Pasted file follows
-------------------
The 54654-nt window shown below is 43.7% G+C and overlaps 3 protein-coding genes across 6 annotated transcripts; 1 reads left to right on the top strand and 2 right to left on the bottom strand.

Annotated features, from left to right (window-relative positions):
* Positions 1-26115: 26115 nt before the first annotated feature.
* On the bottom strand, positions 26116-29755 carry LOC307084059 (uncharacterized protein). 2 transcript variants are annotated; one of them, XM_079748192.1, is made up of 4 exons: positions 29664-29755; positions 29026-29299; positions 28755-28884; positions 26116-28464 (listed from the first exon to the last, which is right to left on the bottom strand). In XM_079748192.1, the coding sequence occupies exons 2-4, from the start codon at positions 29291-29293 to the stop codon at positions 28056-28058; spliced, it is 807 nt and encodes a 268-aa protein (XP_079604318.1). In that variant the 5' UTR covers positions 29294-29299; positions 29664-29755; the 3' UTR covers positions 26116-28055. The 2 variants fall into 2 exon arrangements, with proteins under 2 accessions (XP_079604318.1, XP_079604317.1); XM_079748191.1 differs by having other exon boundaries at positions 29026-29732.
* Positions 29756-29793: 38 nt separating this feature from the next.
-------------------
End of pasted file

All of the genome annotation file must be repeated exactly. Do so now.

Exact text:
The 54654-nt window shown below is 43.7% G+C and overlaps 3 protein-coding genes across 6 annotated transcripts; 1 reads left to right on the top strand and 2 right to left on the bottom strand.

Annotated features, from left to right (window-relative positions):
* Positions 1-26115: 26115 nt before the first annotated feature.
* On the bottom strand, positions 26116-29755 carry LOC307084059 (uncharacterized protein). 2 transcript variants are annotated; one of them, XM_079748192.1, is made up of 4 exons: positions 29664-29755; positions 29026-29299; positions 28755-28884; positions 26116-28464 (listed from the first exon to the last, which is right to left on the bottom strand). In XM_079748192.1, the coding sequence occupies exons 2-4, from the start codon at positions 29291-29293 to the stop codon at positions 28056-28058; spliced, it is 807 nt and encodes a 268-aa protein (XP_079604318.1). In that variant the 5' UTR covers positions 29294-29299; positions 29664-29755; the 3' UTR covers positions 26116-28055. The 2 variants fall into 2 exon arrangements, with proteins under 2 accessions (XP_079604318.1, XP_079604317.1); XM_079748191.1 differs by having other exon boundaries at positions 29026-29732.
* Positions 29756-29793: 38 nt separating this feature from the next.